On this page:
  • Information gardening tasks
  • Wiki information architecture thoughts
  • Wiki organization challenge – thinking out loud

Information gardening tasks

A large part of my work involves capturing and organizing information. It takes a surprising lot of time and thought. Here are some of the things I do:

  • Capture and file information, relevant mail, work in progress, final output, etc.
  • Help people find information and improve the findability along the way
  • Create and refine navigation (links, new pages, etc.)
  • Move information from private spaces to public spaces
  • Facilitate and summarize online discussions
  • Coach people on tool use and answer support questions
  • Document and refine processes
  • Set up communities, discussions, and other sub-sites
  • Recommend processes and improvements
  • Correct obsolete links and assets

I do that across multiple tools (Wikis, Communities, TeamRooms, Activities, e-mail), with a team of mixed early, mainstream and late adopters and changing communities of learners.

I think of this as information gardening. I can’t architect a beautiful information structure from the beginning. I don’t know what the final result will look like. All I can do is support, organize, water, tie, and prune. I have to find out what paths people use, then pave them to make finding things a little easier.

It’s not easy. It’s less engaging or measurable than programming, where you can track your progress by the defects you close and the features you build. But it creates a lot of value and helps scale up the effect of our group’s work. Why do I do it?

  • I’m building an example of how social computing can support a team.
  • I’m learning more about emergent information architecture.
  • I’m developing and documenting practices that other people might find useful.

How am I learning about this? Mostly through inspiration, practice, and reflection. I collect examples of well-organized wikis and I talk to other teams who use combinations of tools. I handle my team members’ requests and questions, and I think about how we can organize things better.

If you want your team to get more value out of social tools and knowledge sharing, you’ll probably need someone doing work like this.

Anyone else doing this? Want to share notes?

Wiki information architecture thoughts

Even though a wiki is a free-form, unstructured, organic information repository, it needs to be organized so that users don’t get overwhelmed by information. So, how do you organize information on a wiki?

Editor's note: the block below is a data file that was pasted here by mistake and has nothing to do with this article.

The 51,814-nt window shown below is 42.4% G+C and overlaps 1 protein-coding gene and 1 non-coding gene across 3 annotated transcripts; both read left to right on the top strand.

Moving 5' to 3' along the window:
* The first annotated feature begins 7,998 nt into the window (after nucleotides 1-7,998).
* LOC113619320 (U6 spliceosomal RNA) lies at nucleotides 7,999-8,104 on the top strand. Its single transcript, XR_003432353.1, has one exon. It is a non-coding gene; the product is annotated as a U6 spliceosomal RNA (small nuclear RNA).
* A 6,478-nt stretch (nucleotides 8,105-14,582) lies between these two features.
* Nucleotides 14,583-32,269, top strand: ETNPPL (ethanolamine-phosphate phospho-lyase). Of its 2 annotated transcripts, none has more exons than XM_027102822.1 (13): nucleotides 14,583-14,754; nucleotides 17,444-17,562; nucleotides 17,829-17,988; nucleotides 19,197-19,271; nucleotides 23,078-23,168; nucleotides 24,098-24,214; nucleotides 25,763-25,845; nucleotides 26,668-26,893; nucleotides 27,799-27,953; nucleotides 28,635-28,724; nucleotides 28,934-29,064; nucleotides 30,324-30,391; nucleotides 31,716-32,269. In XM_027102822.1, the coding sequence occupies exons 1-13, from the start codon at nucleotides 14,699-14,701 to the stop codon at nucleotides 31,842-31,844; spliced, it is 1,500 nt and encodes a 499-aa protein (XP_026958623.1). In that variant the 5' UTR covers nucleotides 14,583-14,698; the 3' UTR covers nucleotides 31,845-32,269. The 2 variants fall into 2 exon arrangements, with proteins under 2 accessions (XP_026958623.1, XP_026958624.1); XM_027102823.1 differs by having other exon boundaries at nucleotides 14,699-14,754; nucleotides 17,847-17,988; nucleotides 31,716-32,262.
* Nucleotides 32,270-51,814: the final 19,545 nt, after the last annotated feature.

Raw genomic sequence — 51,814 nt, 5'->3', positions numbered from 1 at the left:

Wikipatterns is a great site for people and adoption patterns, but it doesn’t give tips on how to organize the information. So here are some tips to help you organize your wiki:

Visual identity

A banner, customized colour scheme, and a sidebar may seem unnecessary. When you’re creating lots of pages, it’s a pain to copy-and-paste the template. But a visual identity for your wiki helps people recognize when they’re looking at one of its pages and it gives them a consistent way to navigate to the major parts of your site. Tip: If your wiki allows you to include other wiki pages, put template segments on separate pages and then include them. This saves you from editing hundreds of pages whenever your navigation menu changes.

Homepage

Write the homepage content for a general audience instead of for specialized roles. Provide information about your team and about the wiki. Save the detailed links for other navigation pages that are linked to from the homepage. Link to other resources people might find useful, too.

Multiple navigation pages

Create multiple ways to navigate through the same information space. For example, if project managers need to access certain kinds of information quickly, create a page for them with shortcuts to the resources they need.

Contact information

Always have a contact person for the wiki. Encourage people to edit the wiki themselves if they feel comfortable, but provide a way for them to contact someone else with changes or new resources if they’re not comfortable working with the wiki themselves.

Related resources and the big picture

Link to other resources your team or community uses (other websites, file repositories, Lotus Notes teamrooms, communities, etc.). Show the big picture: when do people use the wiki, and when do people use other resources? What’s stored where?

Workspace

If you need to store information that doesn’t have a proper home yet, have a area on your wiki where you can store snippets that are still being worked on. That way, the rough drafts don’t confuse people browsing through the rest of the wiki. Use this space to store administrivia about the wiki as well, such as snippets for the sidebar.